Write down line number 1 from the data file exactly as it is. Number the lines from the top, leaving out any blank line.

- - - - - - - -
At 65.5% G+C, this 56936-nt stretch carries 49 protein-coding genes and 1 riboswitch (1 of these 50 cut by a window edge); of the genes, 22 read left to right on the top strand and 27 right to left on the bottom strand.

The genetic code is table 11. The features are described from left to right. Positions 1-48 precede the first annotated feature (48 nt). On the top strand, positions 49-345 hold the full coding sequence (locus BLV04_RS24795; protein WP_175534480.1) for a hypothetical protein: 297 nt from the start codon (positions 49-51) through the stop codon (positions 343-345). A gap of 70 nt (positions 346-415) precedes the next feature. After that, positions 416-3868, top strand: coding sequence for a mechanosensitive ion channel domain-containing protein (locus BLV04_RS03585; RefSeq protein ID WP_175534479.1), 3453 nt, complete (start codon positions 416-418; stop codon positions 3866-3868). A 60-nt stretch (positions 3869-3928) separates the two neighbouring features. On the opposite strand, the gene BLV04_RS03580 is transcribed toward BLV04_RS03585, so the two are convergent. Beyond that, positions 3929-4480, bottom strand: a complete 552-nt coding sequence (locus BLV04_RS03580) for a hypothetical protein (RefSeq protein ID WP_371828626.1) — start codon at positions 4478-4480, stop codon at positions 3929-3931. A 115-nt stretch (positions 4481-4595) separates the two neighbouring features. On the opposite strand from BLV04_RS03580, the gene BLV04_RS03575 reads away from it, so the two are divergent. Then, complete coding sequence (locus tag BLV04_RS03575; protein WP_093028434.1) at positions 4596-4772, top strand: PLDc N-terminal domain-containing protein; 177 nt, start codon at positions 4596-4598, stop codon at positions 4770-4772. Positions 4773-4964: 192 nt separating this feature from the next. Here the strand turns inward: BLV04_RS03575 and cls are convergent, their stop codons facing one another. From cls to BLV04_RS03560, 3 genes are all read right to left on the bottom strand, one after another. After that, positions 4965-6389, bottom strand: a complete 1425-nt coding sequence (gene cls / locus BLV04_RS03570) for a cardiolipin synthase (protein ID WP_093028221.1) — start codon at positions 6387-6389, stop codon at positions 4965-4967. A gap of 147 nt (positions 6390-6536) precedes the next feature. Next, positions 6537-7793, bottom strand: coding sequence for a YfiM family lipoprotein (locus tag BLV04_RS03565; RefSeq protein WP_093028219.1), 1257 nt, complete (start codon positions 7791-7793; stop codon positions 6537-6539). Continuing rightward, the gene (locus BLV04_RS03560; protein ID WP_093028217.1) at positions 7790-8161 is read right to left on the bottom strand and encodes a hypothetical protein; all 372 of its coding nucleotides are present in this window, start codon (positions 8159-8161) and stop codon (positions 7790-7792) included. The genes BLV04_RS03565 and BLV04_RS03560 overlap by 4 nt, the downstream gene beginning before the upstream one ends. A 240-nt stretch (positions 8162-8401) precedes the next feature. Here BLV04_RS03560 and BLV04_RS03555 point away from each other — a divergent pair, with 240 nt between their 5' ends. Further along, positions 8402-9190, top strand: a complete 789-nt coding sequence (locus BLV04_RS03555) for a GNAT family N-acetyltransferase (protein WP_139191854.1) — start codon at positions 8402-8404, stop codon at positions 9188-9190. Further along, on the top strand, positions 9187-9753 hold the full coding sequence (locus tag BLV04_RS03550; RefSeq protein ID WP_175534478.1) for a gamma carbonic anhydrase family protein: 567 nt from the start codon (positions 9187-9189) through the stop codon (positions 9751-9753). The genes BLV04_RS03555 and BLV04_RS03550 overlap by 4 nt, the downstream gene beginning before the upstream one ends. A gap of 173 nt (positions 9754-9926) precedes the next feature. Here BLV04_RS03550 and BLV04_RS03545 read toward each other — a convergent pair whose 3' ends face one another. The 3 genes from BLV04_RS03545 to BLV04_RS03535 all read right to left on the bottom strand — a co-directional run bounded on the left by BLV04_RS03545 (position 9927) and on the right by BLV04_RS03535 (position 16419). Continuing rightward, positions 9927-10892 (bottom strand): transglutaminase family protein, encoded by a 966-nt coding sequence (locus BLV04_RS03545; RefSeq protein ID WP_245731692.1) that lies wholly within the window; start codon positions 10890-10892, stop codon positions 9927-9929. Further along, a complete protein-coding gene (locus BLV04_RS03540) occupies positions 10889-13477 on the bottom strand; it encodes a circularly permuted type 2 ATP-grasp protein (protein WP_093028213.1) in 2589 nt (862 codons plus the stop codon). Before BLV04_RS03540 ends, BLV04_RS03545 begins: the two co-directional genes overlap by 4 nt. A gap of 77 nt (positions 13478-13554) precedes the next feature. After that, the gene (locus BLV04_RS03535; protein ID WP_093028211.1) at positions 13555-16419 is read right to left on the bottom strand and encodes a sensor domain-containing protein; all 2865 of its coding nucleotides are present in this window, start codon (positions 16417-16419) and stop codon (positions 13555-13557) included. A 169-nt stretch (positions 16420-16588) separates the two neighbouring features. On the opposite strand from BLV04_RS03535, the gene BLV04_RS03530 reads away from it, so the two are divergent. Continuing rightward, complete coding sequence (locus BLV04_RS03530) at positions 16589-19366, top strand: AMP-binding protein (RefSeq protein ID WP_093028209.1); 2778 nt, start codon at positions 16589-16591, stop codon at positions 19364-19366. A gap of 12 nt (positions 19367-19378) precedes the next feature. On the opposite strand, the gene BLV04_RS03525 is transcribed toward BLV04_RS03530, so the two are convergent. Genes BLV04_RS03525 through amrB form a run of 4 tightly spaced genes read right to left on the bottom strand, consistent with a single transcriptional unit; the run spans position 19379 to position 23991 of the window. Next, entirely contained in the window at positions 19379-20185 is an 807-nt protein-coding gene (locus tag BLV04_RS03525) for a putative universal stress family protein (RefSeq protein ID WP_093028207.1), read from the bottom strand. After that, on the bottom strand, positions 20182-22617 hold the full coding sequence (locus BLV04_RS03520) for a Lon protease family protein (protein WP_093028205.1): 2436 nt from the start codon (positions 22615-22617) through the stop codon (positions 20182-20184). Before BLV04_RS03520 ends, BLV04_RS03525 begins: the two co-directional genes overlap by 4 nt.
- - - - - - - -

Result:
At 65.5% G+C, this 56936-nt stretch carries 49 protein-coding genes and 1 riboswitch (1 of these 50 cut by a window edge); of the genes, 22 read left to right on the top strand and 27 right to left on the bottom strand.